Please help identify this officer

GeorgeBates

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Friends,

I am searching for more biographical details for Major R. Anderson of the British Indian Army, who served in Malaya in 1941 - 1942 with III Indian Corps. In mid-January he was liaison officer between the Corps and Westforce HQ, the organization within Malaya Command responsible for defense of western Johore. As acting Brigade Major of 45th Indian Brigade, he participated in the fighting withdrawal from Bakri to Parit Sulong between 20 - 22 January 1942, but can find no mention of him escaping capture, becoming a casualty or having been taken prisoner.

Please share any information concerning this officer (starting with his given name) and career either in this space or off line. Many thanks.

Cheers!

- G
 

GeorgeBates

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Perhaps this could help:
https://sgp1.digitaloceanspaces.com/proletarian-library/singapore-malaysia/Gilbert Mant/Massacre At Parit Sulong (1660)/Massacre At Parit Sulong - Gilbert Mant.pdf
Go to index at the end of the book and you Will find several references to Major R. Anderson
Thanks. This is valuable as I had not previously seen Ben Hackney's and Reg Wharton's full accounts. Unfortunately, when it comes to our Major Anderson, looking at the index it appears the editor confused him with Lt. Col. Charles Anderson. Given the latter's preeminence this is at least somewhat forgiveable. The search continues...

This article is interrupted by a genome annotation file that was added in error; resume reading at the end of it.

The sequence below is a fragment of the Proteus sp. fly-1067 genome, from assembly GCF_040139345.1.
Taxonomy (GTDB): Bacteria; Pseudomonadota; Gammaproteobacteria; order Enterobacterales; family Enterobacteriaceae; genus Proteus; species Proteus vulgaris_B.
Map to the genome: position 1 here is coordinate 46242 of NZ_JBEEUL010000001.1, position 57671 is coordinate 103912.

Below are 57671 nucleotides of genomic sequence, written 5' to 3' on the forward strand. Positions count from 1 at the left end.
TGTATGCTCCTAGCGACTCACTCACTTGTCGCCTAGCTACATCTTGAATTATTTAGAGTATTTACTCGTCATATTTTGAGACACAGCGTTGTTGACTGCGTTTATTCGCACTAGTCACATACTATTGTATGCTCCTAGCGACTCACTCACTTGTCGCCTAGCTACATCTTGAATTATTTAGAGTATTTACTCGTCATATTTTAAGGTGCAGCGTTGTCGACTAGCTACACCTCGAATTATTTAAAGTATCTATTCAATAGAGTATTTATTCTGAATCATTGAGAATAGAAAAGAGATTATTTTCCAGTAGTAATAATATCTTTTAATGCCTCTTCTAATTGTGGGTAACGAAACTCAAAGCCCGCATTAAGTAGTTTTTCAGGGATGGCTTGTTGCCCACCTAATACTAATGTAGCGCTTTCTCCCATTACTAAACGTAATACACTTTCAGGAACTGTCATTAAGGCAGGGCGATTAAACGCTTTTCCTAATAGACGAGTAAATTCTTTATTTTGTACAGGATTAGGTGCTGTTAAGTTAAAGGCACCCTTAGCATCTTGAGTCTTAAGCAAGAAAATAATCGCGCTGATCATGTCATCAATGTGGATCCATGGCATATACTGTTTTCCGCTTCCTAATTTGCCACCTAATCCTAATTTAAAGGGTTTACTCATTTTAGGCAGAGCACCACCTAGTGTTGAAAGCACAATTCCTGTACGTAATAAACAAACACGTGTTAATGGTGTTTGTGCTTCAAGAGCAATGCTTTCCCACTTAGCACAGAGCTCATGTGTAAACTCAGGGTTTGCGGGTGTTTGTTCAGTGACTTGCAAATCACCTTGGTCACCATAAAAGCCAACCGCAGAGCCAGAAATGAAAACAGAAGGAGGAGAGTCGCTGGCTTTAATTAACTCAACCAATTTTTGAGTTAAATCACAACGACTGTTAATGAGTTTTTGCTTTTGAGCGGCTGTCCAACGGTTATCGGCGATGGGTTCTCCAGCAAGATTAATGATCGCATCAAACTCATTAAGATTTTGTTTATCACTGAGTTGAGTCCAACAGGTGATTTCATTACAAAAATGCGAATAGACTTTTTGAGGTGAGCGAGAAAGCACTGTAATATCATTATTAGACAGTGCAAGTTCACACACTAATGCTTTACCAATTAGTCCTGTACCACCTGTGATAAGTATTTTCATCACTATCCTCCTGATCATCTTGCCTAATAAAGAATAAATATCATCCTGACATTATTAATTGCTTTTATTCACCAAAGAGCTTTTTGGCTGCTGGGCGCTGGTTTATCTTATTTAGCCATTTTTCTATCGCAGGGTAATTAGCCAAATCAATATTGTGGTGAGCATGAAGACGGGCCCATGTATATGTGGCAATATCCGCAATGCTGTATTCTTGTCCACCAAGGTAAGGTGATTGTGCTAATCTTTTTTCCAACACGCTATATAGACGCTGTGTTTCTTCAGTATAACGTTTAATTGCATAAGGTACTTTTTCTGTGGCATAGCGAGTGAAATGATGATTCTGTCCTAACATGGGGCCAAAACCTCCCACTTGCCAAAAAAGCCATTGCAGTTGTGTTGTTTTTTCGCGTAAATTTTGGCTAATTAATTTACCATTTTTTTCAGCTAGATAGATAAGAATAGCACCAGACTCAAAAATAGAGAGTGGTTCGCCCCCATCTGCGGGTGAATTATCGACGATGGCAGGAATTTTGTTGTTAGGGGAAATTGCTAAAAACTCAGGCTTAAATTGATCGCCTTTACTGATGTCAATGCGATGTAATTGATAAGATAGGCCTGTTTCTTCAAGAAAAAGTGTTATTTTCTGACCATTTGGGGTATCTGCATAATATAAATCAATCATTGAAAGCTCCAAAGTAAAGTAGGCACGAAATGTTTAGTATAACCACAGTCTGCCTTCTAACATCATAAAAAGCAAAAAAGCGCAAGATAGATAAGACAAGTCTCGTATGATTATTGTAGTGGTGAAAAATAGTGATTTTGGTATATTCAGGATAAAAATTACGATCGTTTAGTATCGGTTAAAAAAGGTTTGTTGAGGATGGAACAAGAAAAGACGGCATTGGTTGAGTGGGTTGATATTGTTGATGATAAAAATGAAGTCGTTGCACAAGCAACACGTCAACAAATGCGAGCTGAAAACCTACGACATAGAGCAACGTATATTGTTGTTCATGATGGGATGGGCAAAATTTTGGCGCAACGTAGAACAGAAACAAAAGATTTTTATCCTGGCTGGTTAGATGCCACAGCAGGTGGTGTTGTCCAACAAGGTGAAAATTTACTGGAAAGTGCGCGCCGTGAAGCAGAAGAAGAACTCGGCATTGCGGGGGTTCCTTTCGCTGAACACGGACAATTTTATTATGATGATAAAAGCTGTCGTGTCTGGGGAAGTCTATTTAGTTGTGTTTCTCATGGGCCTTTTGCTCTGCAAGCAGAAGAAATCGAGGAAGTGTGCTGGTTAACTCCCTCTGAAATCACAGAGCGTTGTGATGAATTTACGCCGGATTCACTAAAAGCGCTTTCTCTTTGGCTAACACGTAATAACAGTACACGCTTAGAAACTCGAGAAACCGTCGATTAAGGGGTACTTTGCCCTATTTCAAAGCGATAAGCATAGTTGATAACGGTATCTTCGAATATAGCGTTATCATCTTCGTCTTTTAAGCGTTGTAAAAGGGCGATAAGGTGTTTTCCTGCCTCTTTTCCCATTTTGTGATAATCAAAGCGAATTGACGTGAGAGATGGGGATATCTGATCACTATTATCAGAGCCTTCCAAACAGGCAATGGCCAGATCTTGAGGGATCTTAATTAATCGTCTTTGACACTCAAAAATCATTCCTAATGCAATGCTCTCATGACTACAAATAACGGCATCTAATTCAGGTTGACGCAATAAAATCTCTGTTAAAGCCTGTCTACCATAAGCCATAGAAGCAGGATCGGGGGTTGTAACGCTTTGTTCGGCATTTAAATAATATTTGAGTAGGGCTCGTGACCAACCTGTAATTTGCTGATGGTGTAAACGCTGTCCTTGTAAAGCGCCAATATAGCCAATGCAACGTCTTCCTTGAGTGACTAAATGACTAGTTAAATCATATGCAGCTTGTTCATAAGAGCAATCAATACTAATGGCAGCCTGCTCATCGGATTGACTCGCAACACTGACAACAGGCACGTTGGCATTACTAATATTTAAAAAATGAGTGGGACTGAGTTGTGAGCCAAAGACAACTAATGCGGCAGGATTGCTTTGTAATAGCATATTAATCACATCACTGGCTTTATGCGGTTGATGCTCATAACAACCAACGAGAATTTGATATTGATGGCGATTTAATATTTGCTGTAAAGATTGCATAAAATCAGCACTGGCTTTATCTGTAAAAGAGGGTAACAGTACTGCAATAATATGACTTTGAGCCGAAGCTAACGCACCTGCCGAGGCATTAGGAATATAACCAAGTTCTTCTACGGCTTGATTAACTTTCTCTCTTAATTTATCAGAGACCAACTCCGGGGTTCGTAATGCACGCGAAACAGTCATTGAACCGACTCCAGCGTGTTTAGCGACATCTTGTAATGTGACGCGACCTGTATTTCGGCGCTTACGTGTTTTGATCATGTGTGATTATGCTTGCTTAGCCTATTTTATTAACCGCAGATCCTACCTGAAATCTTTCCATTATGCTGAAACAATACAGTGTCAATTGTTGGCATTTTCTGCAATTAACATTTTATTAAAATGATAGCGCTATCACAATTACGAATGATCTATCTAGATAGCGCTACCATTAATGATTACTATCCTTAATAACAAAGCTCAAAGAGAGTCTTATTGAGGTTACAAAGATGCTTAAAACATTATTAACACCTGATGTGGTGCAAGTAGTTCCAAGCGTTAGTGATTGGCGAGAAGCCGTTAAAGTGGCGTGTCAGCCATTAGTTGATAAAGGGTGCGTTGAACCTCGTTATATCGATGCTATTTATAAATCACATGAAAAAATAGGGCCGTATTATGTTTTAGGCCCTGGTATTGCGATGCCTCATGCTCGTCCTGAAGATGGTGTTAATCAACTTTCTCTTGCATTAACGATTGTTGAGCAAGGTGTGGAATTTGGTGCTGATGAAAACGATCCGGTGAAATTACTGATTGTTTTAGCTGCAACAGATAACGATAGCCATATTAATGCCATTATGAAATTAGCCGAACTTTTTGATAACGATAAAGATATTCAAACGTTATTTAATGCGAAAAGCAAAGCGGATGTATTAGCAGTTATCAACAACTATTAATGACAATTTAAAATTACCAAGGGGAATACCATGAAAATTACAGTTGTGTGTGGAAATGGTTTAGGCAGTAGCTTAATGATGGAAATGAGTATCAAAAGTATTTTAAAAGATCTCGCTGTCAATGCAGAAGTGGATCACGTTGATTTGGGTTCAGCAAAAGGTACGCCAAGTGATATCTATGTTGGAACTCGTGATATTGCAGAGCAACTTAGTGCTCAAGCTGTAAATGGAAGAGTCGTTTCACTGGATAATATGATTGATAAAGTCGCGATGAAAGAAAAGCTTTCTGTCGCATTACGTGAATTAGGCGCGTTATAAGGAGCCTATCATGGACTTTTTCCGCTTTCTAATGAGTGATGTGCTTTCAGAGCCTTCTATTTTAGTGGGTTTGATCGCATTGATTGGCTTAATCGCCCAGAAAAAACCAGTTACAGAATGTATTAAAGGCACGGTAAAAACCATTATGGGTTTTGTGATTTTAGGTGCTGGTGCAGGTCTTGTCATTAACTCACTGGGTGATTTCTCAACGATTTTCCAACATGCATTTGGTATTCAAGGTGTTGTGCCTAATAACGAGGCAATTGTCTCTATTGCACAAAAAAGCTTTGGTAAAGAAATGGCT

Michael Dorosh

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Brigade-Major was a specific term referring to the senior staff officer at a brigade headquarters. He coordinated the work of the HQ and had a number of "G" Branch officers reporting to him, generally captains who were appointed GSO grade III. It wasn't unheard of for a brigade-major to take up a combat post, but I think that generally indicated a dire situation. The best known example I can think of was at Walcheren Causeway in the Netherlands where the brigade-major of the 5th Brigade volunteered to take over a company of the Calgary Highlanders that had lost all its officers. The reason this example is so well known is that the brigade-major was noted to have had no combat experience (not unusual for a BM I suppose) and that the individual involved became the Minister of National Defence after the war.

All of which is to suggest that references to staff officers are generally obscure in the historical record. Even the brilliant ones like Churchill Mann generally didn't get talked about much in histories (or even war diaries). Everyone knows who the wide receivers on the Super Bowl winning team were, but no one cares who the offensive line coach was.

Did Major Anderson take over one of the combat elements of his brigade? Curious what the interest is as it applies to ASL.
 

GeorgeBates

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Did Major Anderson take over one of the combat elements of his brigade? Curious what the interest is as it applies to ASL.
Major Anderson is said to have volunteered to go forward from the Westforce staff to replace the 45th's Brigade Major. He survived a direct bomb hit on the Brigade HQ. From the time the Australian/Indian column evacuated Bakri, staff and rear echelon troops were already participating in pitched firefights. The Australian official history credits this Major Anderson with leading the remaining companies of 4/9 Jat Battalion in securing Parit Sulong on 21 January 1942. Unfortunately, the Australian account does not provide more than the initial of his given name, and my other sources for the Muar battles do not mention this officer at all.
 
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